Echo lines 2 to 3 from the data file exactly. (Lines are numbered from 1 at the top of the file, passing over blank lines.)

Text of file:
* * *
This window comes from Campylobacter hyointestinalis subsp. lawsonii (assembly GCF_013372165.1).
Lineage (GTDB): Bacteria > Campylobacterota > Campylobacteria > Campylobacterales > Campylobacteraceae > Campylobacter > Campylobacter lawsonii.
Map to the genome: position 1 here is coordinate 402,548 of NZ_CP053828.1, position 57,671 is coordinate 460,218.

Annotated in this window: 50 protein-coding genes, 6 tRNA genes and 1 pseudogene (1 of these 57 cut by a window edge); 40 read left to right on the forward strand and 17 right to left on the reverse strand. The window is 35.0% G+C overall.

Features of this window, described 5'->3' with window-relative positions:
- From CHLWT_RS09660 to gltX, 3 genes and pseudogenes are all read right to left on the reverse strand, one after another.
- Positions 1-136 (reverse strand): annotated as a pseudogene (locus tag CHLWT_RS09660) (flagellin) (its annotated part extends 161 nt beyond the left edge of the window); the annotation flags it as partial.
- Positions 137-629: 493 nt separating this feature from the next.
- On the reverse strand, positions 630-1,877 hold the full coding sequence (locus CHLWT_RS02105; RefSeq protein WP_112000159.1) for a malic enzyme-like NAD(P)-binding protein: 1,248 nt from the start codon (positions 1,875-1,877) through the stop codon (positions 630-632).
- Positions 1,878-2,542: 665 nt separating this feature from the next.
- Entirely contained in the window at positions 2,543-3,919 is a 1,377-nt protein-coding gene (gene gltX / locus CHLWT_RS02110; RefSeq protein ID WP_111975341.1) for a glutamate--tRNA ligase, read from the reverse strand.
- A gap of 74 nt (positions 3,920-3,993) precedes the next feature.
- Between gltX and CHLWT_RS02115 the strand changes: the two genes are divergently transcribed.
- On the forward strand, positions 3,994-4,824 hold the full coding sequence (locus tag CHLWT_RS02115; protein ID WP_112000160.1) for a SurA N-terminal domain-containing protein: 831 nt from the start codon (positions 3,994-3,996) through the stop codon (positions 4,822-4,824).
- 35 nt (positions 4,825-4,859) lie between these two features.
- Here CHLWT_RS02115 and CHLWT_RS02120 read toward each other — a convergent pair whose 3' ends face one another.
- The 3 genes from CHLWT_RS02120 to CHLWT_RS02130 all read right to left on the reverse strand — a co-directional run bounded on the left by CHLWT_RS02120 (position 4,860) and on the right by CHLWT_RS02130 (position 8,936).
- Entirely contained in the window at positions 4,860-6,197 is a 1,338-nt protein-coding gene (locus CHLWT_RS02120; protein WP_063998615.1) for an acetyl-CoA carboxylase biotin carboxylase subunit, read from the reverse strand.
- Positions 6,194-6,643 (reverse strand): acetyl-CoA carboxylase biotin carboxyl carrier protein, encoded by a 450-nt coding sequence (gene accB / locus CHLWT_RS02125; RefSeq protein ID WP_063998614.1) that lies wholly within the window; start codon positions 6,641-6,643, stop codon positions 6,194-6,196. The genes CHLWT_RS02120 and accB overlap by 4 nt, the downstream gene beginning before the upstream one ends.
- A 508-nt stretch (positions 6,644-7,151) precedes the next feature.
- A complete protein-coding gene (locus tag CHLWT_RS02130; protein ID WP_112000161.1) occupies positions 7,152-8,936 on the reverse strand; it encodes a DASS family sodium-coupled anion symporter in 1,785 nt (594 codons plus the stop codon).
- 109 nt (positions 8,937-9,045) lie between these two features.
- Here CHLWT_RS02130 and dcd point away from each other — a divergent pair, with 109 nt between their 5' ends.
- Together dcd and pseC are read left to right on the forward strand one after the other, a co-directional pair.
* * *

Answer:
Lineage (GTDB): Bacteria > Campylobacterota > Campylobacteria > Campylobacterales > Campylobacteraceae > Campylobacter > Campylobacter lawsonii.
Map to the genome: position 1 here is coordinate 402,548 of NZ_CP053828.1, position 57,671 is coordinate 460,218.